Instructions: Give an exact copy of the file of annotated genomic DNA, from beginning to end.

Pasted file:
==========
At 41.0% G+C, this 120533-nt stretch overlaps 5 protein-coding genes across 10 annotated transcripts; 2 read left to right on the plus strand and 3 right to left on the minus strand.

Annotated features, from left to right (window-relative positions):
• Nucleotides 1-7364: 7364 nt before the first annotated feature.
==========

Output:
At 41.0% G+C, this 120533-nt stretch overlaps 5 protein-coding genes across 10 annotated transcripts; 2 read left to right on the plus strand and 3 right to left on the minus strand.

Annotated features, from left to right (window-relative positions):
• Nucleotides 1-7364: 7364 nt before the first annotated feature.